I’m a very logical person. I grew up with a mom who was fairly whimsical and a best friend who never put limits on things that were possible, so naturally I leaned a little more to the realistic side of things. “Let’s be practical here,” I was known to say whenever a new adventure or idea popped into their heads.
I was the grounded one, always operating under the premise that sometimes the things we wanted to do were not always possible and most times down right impractical and inefficient.
I was a follow your head type of girl.
If something didn’t make sense, well then, it didn’t make sense. I am still in large part a woman who likes to live her life linearly, in black and white with very little patent for the ambiguous grey areas, sometimes voiding out my more emotional feeling for what should be instead of what could be. I was happy living my life that way until I I was ushered into my mid twenties and everything changed.
I, of course, am aware of how that sounds. Your early twenties should be the time in your life where you throw caution to the wind and impulsively do whatever you want. 21, 22, 23, those are the ages when you’re not worried about doing the logical thing, all that matters is that you follow your bliss,” and “do what inspires you” phrases I thought we’re both ridiculous and extremely irresponsible when I was that age. I didn’t mind being in the majority when it came to things like, “everyone needs the realistic one in the group, to keep you all from being arrested,” I would say to my friends most of the time.
But then, at 24 I did the opposite of what I had been doing my whole life. 2.5 years into a pretty solid relationship I decided to call it quits even though we had to been living together for a year and an engagement was closely on the horizon. I didn’t have a particularly good reason for doing this, things were good and stable, and it made sense that marriage would have been the logical next step. Yet, overtime I thought about it and my heart just wasn’t in it.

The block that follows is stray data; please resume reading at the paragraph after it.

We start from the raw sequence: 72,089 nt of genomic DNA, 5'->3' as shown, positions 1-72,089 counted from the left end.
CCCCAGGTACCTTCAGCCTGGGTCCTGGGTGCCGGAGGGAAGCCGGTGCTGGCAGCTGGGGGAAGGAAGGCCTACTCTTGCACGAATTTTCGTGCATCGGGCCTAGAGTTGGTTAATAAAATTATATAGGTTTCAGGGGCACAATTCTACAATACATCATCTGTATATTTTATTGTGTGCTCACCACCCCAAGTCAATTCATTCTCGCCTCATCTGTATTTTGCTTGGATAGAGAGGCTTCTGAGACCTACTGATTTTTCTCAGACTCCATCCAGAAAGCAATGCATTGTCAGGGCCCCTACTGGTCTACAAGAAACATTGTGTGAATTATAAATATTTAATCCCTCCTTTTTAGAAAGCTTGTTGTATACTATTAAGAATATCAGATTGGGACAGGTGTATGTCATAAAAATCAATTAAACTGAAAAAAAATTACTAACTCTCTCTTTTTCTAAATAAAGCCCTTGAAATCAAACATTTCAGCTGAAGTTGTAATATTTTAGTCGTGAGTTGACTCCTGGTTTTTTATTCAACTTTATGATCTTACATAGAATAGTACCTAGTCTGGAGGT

I could give no reason, just the feeling that I wanted something else, something more.
They say that it takes some time to get use to trusting your instincts, but mainly I couldn’t trust mine because it was scary and at many points unjustifiable. But as I step into my late twenties I find myself more willing to trust my gut than the linear plan I’ve arbitrarily set out for my self. If it feels good, if it feels right, isn’t that all you need to chose following your heart? A lot of times it won’t make sense, but thats how you know that you’re making the right decision for you and not just because it’s a decision you should make.
Why not follow your bliss when it comes to your dreams? Why not do what inspires you when it comes to your career? Why not be impulsive when it comes to love and relationships?
I’m not saying you have to pick heart over head every time, but do you really want to be the person who only does things that are realistic? The thing about dreamers, people who trust their guts, people who follow their hearts, is that for them nothing is impossible. Odds may be stacked against you and you might even have people telling you what you think is possible is, in fact, ridiculous, but in that case you’d be in good company, company like Barack Obama, Oprah, and Mark Zuckerberg.
It’s not a bad thing to want something that is illogical. Albert Einstein once said, “logic will get you from point A to point B, but imagination will bring you anywhere.” Give yourself the benefit of that doubt that even in the worst case scenario, even if it doesn’t work out and turns out to be a huge mess, listening to what you really want is never a bad thing. You’ll know when that moment comes, you’ll know when you’re supposed to follow your heart.